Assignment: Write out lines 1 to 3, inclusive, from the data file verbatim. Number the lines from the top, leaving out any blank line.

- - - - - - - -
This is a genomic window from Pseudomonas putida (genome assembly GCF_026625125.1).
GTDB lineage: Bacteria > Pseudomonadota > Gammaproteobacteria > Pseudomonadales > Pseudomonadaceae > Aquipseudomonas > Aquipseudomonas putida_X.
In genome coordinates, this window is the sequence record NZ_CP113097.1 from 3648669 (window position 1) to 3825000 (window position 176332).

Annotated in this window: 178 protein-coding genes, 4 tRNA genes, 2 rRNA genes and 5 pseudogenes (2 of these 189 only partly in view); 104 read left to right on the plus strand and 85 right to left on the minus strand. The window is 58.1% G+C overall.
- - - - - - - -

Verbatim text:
This is a genomic window from Pseudomonas putida (genome assembly GCF_026625125.1).
GTDB lineage: Bacteria > Pseudomonadota > Gammaproteobacteria > Pseudomonadales > Pseudomonadaceae > Aquipseudomonas > Aquipseudomonas putida_X.
In genome coordinates, this window is the sequence record NZ_CP113097.1 from 3648669 (window position 1) to 3825000 (window position 176332).